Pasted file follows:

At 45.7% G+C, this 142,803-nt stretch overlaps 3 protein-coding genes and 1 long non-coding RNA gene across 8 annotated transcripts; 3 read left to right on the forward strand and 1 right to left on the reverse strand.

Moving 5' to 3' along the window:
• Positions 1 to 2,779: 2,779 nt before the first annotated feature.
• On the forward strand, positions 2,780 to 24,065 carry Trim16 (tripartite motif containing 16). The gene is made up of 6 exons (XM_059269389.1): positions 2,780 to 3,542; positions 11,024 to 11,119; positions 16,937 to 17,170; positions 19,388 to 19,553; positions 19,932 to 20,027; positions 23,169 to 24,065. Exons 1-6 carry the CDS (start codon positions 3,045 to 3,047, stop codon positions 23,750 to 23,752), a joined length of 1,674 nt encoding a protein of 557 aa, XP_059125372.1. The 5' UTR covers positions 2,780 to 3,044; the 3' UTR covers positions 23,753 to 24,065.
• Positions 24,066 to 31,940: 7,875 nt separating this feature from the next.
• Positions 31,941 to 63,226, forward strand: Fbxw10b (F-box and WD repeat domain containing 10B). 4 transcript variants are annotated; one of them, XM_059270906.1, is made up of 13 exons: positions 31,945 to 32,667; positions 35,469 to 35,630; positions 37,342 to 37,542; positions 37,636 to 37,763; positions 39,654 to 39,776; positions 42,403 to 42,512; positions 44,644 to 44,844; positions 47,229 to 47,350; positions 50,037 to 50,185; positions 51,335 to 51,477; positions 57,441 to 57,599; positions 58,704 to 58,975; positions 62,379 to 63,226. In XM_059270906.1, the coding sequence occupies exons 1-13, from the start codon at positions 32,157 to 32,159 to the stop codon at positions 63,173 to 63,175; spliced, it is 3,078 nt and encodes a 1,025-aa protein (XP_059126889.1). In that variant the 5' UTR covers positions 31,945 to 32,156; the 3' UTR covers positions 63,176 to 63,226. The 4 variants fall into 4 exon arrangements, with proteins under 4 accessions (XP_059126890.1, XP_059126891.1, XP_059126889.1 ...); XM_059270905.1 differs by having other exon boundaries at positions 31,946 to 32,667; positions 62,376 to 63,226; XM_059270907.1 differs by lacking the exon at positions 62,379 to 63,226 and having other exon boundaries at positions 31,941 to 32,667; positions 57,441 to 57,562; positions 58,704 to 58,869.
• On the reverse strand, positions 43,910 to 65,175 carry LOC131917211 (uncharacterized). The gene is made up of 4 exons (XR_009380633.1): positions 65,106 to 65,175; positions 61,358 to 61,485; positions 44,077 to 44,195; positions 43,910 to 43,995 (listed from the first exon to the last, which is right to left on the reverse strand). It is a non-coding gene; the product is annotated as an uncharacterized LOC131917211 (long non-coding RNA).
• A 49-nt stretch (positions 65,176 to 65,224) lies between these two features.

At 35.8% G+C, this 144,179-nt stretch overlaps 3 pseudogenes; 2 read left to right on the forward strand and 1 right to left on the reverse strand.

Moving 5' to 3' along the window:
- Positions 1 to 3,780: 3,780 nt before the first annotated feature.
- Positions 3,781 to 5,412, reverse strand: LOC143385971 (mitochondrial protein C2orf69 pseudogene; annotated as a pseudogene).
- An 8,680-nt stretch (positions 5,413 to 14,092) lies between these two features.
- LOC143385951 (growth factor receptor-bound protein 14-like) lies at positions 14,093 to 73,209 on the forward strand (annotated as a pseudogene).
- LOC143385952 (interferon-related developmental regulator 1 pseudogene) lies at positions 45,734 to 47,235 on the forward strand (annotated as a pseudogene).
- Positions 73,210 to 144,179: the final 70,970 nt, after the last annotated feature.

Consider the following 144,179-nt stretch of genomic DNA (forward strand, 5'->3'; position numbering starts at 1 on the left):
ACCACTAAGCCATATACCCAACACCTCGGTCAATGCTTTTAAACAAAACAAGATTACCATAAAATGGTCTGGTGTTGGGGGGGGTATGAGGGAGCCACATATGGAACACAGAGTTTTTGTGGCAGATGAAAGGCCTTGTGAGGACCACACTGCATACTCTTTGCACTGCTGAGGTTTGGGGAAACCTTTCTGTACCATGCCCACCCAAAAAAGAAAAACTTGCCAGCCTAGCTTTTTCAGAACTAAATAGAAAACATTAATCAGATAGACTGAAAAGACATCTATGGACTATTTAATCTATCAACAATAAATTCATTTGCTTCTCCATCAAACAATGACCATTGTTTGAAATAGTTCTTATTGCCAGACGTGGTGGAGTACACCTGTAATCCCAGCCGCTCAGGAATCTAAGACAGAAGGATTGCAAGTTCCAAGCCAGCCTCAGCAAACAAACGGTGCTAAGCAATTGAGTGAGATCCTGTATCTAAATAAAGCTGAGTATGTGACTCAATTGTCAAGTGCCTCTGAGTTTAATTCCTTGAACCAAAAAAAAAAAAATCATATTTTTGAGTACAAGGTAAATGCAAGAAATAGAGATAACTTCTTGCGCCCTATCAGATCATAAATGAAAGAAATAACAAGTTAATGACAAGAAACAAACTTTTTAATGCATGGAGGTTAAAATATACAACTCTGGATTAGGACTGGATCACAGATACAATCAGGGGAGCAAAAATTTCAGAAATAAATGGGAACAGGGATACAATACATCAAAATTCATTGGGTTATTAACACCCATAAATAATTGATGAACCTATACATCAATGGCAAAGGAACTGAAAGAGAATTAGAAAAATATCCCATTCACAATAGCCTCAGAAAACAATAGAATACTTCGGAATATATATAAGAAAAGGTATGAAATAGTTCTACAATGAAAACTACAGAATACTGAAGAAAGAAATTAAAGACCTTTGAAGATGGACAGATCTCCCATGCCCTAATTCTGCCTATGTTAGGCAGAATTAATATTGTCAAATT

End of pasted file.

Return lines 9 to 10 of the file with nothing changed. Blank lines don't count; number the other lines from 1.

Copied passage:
At 35.8% G+C, this 144,179-nt stretch overlaps 3 pseudogenes; 2 read left to right on the forward strand and 1 right to left on the reverse strand.

Moving 5' to 3' along the window: